In 2006 journalist Joanna Moorhead discovered that her father's cousin, Prim, who had disappeared many decades earlier, was w a famous artist in Mexico. Although rarely spoken of in her own family (regarded as a black sheep, a wild child; someone they were better off without) in the meantime Leora Carrington had become a national treasure in Mexico, where she w lived, while her paintings are fetching ever-higher prices at auction today. Intrigued by her story, Joanna set off to Mexico City to find her lost relation. Later she was to return to Mexico ten times more between then and Leora's death in 2011, sometimes staying for months at a time and subsequently travelling around Britain and through Europe in search of the loose ends of her tale. They spent days talking and reading together, drinking tea and tequila, going for walks and to parties and eating take away pizzas or dining out in her local restaurants as Leora told Joanna the wild and amazing truth about a life that had taken her from the suffocating existence of a debutante in London via war-torn France with her lover, Max Ernst, to incarceration in an asylum and finally to the life of a recluse in Mexico City. Leora was one of the last surviving participants in the Surrealist movement of the 1930s, a founding member of the Women's Liberation Movement in Mexico during the 1970s and a woman whose reputation will survive t only as a muse but as a velist and a great artist. This book is the extraordinary story of Leora Carrington's life, and of the friendship between two women, related by blood but previously unkwn to one ather, whose encounters were to change both their lives.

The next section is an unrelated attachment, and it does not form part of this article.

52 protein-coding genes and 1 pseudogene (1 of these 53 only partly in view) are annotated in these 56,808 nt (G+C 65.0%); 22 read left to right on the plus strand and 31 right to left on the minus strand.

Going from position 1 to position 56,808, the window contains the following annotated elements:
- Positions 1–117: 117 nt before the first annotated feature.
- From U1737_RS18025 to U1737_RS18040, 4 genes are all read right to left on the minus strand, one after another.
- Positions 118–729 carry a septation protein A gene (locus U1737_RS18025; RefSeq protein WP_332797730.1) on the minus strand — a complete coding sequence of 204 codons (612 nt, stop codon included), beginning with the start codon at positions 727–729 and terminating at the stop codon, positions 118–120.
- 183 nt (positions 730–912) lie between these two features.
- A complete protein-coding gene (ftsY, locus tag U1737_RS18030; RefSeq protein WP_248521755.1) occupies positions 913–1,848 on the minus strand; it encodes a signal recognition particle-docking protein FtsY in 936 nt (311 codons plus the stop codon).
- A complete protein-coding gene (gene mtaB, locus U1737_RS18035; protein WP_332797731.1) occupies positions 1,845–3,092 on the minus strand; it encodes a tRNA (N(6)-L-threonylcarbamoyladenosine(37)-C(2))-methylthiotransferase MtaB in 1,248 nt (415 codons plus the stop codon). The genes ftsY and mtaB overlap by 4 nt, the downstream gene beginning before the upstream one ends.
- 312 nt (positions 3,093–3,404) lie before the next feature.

Joanna Moorhead writes for the Guardian. Born in Lancashire, she now lives in London. The Surreal Life of Leonora Carrington is her first book.